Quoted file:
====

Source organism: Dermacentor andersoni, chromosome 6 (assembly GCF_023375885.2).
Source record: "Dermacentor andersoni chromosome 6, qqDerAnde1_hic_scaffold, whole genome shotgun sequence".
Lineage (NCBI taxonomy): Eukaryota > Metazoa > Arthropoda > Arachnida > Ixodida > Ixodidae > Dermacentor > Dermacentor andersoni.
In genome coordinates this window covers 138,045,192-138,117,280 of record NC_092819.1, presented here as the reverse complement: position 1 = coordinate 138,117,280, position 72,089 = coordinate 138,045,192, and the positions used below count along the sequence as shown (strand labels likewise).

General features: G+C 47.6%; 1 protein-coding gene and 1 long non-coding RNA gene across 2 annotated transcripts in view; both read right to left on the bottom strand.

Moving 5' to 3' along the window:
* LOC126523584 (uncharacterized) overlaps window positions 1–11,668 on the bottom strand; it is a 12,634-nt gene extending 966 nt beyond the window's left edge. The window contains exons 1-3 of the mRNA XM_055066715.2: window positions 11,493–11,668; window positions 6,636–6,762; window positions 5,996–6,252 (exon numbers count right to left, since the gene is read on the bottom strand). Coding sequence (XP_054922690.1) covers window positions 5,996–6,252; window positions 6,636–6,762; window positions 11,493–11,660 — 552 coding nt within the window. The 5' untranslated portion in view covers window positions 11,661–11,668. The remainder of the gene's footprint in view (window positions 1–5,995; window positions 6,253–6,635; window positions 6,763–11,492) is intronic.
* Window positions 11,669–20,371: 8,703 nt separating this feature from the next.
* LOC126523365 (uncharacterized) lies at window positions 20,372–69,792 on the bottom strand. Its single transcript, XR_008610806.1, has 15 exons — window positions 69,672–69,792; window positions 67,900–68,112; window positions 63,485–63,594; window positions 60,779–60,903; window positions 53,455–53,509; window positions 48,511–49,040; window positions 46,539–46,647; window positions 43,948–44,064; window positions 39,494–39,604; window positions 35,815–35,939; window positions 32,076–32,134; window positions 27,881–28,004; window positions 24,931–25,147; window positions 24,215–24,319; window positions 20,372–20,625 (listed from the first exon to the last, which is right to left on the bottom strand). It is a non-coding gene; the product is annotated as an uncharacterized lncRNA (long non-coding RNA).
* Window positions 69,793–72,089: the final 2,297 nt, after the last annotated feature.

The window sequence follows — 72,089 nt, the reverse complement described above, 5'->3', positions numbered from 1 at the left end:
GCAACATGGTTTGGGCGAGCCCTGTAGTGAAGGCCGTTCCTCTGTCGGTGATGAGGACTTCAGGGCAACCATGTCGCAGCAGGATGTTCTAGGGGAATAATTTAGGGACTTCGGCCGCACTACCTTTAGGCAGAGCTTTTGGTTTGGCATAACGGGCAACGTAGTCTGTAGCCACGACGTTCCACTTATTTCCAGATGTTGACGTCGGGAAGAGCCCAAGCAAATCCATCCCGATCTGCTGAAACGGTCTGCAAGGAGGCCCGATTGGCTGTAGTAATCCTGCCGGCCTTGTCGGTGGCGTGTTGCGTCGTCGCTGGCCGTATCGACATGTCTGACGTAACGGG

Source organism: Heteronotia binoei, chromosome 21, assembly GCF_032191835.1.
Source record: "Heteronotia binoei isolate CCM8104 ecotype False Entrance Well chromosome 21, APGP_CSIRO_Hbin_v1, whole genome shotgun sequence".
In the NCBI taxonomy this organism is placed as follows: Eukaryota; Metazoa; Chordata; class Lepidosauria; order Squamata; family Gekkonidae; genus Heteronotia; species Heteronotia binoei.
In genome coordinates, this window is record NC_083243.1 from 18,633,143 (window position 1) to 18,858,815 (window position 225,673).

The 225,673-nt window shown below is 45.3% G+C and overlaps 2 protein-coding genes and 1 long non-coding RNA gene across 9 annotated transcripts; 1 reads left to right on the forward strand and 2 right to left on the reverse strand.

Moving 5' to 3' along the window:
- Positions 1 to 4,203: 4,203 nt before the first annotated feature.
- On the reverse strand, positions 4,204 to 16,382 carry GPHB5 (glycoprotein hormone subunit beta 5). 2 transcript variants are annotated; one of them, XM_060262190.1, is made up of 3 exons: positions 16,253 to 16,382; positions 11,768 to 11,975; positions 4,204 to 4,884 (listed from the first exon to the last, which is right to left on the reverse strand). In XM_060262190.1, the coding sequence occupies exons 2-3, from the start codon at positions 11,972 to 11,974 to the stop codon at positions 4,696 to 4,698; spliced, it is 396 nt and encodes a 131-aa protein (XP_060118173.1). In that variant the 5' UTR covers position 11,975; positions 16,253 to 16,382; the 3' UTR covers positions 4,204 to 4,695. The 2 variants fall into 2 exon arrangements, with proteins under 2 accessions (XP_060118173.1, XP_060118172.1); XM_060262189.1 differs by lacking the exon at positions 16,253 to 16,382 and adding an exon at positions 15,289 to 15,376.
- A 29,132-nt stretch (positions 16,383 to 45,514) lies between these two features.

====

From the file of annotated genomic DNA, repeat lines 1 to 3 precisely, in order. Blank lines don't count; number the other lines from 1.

Source organism: Dermacentor andersoni, chromosome 6 (assembly GCF_023375885.2).
Source record: "Dermacentor andersoni chromosome 6, qqDerAnde1_hic_scaffold, whole genome shotgun sequence".
Lineage (NCBI taxonomy): Eukaryota > Metazoa > Arthropoda > Arachnida > Ixodida > Ixodidae > Dermacentor > Dermacentor andersoni.